On “Project Runway,” Heidi Klum often declares, “One day you’re in, the next day you’re out.” While she’s referring to fashion, the cyclical nature of trends extends to résumés and job-search tactics as well. And if your résumé style is out in 2014, you may well be out, too.
To make sure you’re keeping up with the trends and away from major résumé disasters, check out what’s in and what’s out in 2014.
IN: Keywords that match job descriptions
Many employers use applicant tracking systems to screen résumés and generate a short list of candidates. To ensure that your résumé makes it through the ATS, try “greater research into the position and employer to identify a higher percentage of the employer’s keywords associated with specific positions, then creatively embed them in the application and résumé,” says Hank Boyer, president and CEO of Boyer Management Group and author of the “Job Search Readiness Assessment.”
OUT: Listing your daily tasks as experience
Instead of using valuable space to tell employers about your basic responsibilities at previous jobs, use the section they’re most likely to pay attention to for impressive feats and stand-out accomplishments. Boyer advises including “quantified, employer-focused accomplishments listed in bullet point under each work experience. For example, ‘With team of 12 telemarketers, achieved 131 percent of productivity objectives, with a customer positive rating of 98.2 percent.’”
IN: Creating and using multiple drafts and formats
Just as no two jobs are the same, no two résumés should be the same. Boyer suggests creating multiple drafts and formats for different roles, to make it through different application mediums and screening tools. “[Create] multiple résumés, customized for each position, in both .txt and .doc formats to allow for use in online applications and ATS’s (.txt), and for traditional printed copies and PDF emailing (.doc).”
OUT: Including an objective statement
“Replace the outdated ‘objective statement’ and include a summary of your qualifications at the top of your résumé,” says Carri Nebens, executive hiring manager and owner of Equis Staffing. “This swap offers a more personal look at you and what you could bring to the job. This should be three to five sentences long and should be tailored specifically for the job you are applying for. Be straight to the point, and market yourself as the ideal person for the job. Be compelling and concise, using this section to paint a picture of your characteristics, experience and achievements.”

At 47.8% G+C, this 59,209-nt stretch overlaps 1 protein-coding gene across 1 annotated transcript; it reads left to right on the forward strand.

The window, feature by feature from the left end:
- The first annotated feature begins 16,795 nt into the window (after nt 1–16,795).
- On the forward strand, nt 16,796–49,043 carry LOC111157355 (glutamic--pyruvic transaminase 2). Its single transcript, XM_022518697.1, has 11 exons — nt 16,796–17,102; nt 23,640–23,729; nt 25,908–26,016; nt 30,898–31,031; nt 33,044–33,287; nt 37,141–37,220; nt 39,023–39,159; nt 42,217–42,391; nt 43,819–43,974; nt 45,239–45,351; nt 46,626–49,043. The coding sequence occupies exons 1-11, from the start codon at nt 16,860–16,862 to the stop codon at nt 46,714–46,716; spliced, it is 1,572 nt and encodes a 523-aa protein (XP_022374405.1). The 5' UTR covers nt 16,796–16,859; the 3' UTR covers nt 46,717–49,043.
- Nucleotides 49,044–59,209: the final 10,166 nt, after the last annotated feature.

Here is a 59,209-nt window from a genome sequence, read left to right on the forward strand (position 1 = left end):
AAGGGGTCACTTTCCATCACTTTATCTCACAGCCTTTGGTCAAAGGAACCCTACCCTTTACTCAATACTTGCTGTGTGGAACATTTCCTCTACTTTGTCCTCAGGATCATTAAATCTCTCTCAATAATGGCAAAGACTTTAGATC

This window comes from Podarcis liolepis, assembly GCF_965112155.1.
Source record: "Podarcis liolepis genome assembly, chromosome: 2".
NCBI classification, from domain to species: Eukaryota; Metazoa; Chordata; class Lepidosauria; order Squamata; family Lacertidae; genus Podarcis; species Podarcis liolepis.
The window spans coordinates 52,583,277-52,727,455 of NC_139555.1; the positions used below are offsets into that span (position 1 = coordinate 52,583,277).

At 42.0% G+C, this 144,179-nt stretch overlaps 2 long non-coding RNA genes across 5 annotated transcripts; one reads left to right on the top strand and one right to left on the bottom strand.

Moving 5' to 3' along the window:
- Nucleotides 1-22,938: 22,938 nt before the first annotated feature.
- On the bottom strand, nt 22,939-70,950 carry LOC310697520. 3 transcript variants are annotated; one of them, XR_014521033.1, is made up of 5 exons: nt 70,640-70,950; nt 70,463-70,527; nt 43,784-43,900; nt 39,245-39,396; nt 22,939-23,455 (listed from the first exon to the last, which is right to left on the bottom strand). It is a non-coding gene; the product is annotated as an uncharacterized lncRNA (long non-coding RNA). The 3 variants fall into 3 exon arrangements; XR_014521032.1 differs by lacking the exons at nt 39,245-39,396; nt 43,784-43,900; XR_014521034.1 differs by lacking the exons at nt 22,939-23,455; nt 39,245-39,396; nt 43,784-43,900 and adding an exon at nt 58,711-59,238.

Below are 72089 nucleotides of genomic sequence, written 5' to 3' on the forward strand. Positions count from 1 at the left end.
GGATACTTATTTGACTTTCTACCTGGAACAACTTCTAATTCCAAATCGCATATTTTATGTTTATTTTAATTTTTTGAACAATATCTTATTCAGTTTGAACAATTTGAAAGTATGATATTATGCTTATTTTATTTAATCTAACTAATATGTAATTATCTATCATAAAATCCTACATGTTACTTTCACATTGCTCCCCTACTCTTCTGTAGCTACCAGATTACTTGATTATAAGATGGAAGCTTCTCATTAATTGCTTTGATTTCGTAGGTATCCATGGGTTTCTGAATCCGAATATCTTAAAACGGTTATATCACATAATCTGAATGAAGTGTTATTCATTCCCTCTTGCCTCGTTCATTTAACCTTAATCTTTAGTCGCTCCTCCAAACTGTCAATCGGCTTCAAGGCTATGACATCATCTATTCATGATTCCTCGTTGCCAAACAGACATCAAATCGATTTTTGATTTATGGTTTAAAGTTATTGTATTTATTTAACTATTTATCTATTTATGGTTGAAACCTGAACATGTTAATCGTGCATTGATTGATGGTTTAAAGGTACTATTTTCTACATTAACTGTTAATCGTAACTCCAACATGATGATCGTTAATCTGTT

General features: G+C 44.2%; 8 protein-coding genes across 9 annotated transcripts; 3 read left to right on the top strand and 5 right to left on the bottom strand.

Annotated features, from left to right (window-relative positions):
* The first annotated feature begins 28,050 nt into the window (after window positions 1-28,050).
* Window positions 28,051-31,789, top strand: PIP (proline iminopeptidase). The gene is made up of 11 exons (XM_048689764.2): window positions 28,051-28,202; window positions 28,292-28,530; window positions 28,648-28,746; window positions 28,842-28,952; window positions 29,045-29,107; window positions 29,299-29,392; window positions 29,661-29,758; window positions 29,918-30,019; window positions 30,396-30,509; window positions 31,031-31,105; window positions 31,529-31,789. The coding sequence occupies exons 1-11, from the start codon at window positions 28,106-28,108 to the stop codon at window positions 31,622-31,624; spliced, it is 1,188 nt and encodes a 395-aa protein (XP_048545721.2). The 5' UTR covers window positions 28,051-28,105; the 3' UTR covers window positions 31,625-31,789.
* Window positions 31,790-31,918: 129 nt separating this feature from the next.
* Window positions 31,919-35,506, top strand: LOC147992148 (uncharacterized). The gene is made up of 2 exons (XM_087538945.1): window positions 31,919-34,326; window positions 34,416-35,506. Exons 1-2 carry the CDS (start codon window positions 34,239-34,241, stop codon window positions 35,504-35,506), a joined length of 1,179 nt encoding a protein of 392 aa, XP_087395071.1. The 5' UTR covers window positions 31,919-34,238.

IN: Pointing employers to your online presence
While you only get so much room on an application or résumé, there’s likely much more you’d like to share with prospective employers. The best way to do this? “Include your LinkedIn URL,” Nebens says. “First, if you haven’t already, you should create a LinkedIn profile, as LinkedIn profile URLs are becoming standard to put on your résumé. A LinkedIn profile will allow prospective employers the opportunity to learn more about your skills and better assess your qualifications. Make sure to fully develop your profile prior to listing your URL and align your résumé’s goal with your profile, so both are telling the same story.”
OUT: “References available upon request”
Similar to the objective statement, including references or “references available upon request” is a waste of valuable résumé real estate and just repeats the obvious. Ellis Chase, president of EJ Chase Consulting Inc. and author of “In Search of the Fun-Forever Job: Career Strategies that Work,” recommends omitting the standard references line. “‘References available upon request’ was great in 1955. Not so much now. What are you going to say — ‘References not available upon request’? Lose it.” Instead, expand other sections that need the space. Chase suggests creating an “Additional relevant information” section, where you can list your skills, languages and technologies that are immediately relevant to the desired targets.